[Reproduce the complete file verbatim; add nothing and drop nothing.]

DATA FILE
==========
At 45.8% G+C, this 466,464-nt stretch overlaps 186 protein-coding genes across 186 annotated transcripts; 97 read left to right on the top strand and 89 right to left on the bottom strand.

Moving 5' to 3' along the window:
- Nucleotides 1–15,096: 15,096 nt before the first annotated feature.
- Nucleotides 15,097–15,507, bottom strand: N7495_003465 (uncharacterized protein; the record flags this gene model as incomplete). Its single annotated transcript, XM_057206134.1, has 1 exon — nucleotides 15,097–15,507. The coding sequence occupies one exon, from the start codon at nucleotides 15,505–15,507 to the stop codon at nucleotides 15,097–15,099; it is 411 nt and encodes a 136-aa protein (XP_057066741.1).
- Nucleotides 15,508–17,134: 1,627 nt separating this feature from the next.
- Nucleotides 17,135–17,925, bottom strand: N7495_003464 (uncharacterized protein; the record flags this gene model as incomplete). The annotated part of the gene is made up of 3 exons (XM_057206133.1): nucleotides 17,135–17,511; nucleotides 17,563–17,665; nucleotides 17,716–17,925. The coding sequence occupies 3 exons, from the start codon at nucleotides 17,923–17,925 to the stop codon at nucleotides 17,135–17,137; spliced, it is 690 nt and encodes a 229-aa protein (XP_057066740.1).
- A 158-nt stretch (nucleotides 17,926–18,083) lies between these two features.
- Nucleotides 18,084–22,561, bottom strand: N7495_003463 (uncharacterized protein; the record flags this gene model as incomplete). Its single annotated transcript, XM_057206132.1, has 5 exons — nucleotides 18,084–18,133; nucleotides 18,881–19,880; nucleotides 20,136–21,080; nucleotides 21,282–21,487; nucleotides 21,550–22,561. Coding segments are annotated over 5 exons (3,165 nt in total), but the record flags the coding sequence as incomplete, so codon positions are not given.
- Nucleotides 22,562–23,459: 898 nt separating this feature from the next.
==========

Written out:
At 45.8% G+C, this 466,464-nt stretch overlaps 186 protein-coding genes across 186 annotated transcripts; 97 read left to right on the top strand and 89 right to left on the bottom strand.

Moving 5' to 3' along the window:
- Nucleotides 1–15,096: 15,096 nt before the first annotated feature.
- Nucleotides 15,097–15,507, bottom strand: N7495_003465 (uncharacterized protein; the record flags this gene model as incomplete). Its single annotated transcript, XM_057206134.1, has 1 exon — nucleotides 15,097–15,507. The coding sequence occupies one exon, from the start codon at nucleotides 15,505–15,507 to the stop codon at nucleotides 15,097–15,099; it is 411 nt and encodes a 136-aa protein (XP_057066741.1).
- Nucleotides 15,508–17,134: 1,627 nt separating this feature from the next.
- Nucleotides 17,135–17,925, bottom strand: N7495_003464 (uncharacterized protein; the record flags this gene model as incomplete). The annotated part of the gene is made up of 3 exons (XM_057206133.1): nucleotides 17,135–17,511; nucleotides 17,563–17,665; nucleotides 17,716–17,925. The coding sequence occupies 3 exons, from the start codon at nucleotides 17,923–17,925 to the stop codon at nucleotides 17,135–17,137; spliced, it is 690 nt and encodes a 229-aa protein (XP_057066740.1).
- A 158-nt stretch (nucleotides 17,926–18,083) lies between these two features.
- Nucleotides 18,084–22,561, bottom strand: N7495_003463 (uncharacterized protein; the record flags this gene model as incomplete). Its single annotated transcript, XM_057206132.1, has 5 exons — nucleotides 18,084–18,133; nucleotides 18,881–19,880; nucleotides 20,136–21,080; nucleotides 21,282–21,487; nucleotides 21,550–22,561. Coding segments are annotated over 5 exons (3,165 nt in total), but the record flags the coding sequence as incomplete, so codon positions are not given.
- Nucleotides 22,562–23,459: 898 nt separating this feature from the next.